I’ve delayed telling most people about Desi leaving us because it has been just too painful. I’m tearing now as I did yesterday when I searched for photos of our beautiful girl to share with you. Not only did I find photos of all our feline angels but my equine one too. Many are in Heaven waiting for us but missing them all right now. Six kitties came to Tennessee with us in 2015, but our oldest Birman girls, Desi 17 and Cassie 18, were the remaining two.
Desi was very sweet, but also a scaredy cat and easily stressed in abnormal situations, like vet visits. My husband,Jim, nicknamed her Desi Dingleberry, and she had another nickname, Desi Destructo. She loved toys and loved to play, especially with us. She was chasing a wand the week before she left us. Unfortunately, she loved to chew the stuffing out of her toys, which led me to submit her DNA to a Birman wool sucking study. Fortunately though, she didn’t eat it, so toy replacements were always forthcoming. Desi was always a talker. Sometimes, she initiated the conversation, and sometimes we did.
When Desi was a young kitten, she had recurring eye problems, and the good fortune to be seen by an eye specialist, Dr. Jerome Glickstein, who visited my regular vet’s office weekly. Desi was diagnosed with Uveitis of the left eye and an extra set of eyelashes on both eyes. Because of her previous history of Upper Respiratory Infections and eye problems, he suggested the FIP Elisa be repeated, because he suspected it was increasing and it was. He suspected she was headed to full blown FIP and suggested a protocol of a brand name version of doxycycline. It worked and she never developed FIP or had an eye infection again.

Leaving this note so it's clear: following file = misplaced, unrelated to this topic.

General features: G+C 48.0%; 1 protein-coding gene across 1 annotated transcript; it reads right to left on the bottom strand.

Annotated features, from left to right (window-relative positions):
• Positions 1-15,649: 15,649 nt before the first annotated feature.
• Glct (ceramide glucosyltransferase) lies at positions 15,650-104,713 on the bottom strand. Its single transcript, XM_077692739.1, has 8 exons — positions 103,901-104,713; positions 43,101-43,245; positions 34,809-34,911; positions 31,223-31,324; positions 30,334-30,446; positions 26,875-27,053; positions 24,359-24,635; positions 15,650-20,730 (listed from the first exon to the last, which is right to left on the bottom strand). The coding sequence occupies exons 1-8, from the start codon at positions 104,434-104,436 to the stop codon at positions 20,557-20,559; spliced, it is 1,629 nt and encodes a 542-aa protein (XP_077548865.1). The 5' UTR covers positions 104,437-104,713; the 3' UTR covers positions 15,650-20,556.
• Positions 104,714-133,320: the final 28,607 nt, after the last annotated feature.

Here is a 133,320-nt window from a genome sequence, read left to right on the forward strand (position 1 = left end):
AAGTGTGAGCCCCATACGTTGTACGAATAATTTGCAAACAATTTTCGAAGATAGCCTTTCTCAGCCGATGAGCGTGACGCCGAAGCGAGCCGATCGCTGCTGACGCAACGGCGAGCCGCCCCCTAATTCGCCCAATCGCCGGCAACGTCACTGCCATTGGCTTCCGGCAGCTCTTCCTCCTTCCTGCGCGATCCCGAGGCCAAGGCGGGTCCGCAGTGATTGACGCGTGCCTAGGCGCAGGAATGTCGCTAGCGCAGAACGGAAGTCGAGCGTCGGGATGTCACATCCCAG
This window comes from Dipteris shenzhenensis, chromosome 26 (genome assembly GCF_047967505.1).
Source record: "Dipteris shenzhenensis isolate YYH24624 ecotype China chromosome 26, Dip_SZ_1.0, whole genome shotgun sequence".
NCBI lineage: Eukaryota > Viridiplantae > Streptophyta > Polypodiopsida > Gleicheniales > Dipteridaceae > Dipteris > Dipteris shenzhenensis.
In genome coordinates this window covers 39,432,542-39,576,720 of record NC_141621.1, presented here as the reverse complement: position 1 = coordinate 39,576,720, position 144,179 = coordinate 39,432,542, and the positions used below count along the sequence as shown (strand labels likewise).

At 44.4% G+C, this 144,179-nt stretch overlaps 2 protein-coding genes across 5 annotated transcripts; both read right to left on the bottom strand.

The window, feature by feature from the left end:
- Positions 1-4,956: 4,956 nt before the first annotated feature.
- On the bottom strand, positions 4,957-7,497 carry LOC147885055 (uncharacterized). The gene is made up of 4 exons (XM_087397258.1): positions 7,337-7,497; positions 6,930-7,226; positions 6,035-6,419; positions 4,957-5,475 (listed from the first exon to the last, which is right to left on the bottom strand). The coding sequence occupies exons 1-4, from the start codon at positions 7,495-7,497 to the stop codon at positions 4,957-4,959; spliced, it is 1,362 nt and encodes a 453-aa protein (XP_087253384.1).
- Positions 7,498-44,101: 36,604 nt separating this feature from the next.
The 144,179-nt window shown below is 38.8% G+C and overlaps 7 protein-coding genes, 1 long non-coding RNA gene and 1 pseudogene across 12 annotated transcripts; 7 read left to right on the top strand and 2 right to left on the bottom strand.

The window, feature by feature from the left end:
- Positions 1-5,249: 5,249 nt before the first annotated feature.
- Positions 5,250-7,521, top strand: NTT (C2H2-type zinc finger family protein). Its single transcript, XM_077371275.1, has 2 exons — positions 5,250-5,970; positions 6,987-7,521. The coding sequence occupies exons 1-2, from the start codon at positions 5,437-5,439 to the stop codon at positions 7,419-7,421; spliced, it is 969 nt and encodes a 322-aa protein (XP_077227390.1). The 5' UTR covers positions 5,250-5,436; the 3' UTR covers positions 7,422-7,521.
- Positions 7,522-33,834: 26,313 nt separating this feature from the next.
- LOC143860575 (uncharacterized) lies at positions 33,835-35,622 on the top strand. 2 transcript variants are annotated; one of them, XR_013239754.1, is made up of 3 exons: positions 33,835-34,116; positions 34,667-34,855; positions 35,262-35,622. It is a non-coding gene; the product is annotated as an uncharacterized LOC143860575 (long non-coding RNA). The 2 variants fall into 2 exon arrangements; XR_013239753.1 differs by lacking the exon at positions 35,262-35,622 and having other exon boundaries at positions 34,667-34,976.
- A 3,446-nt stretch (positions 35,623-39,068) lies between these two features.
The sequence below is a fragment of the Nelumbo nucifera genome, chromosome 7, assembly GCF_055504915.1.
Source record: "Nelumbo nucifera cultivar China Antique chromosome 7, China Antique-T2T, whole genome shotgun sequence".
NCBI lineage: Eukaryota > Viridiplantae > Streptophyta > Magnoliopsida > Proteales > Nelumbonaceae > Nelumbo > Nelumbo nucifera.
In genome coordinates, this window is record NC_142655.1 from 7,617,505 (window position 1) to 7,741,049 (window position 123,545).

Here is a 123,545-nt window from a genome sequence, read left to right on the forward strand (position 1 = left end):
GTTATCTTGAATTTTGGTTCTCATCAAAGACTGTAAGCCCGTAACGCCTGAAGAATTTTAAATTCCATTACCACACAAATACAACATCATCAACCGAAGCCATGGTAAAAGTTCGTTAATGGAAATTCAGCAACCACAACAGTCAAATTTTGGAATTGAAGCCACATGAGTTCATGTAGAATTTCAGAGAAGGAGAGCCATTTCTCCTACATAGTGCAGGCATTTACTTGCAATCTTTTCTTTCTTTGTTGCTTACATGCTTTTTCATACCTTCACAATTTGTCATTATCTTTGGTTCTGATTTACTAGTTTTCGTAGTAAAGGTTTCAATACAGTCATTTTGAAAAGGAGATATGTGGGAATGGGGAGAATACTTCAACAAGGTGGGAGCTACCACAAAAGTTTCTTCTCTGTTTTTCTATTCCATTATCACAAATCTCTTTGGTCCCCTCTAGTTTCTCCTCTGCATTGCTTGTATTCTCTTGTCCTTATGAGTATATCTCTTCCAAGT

Desi was also diagnosed with a heart murmur at a young age. My vet just advised me to periodically count her respirations and observe her for any signs of difficulty breathing. Desi had no overt cardiac problems throughout her life. She played hard and remained capable of jumping high onto objects easily. During Thanksgiving in 2020, my BFF Amy Jackson was visiting. I had the table set, including a floral arrangement, and Desi always loved flowers. Desi was on the table when Amy came downstairs and Amy declared “Happy Catsgiving” coining the phrase often used now. She also took several photos.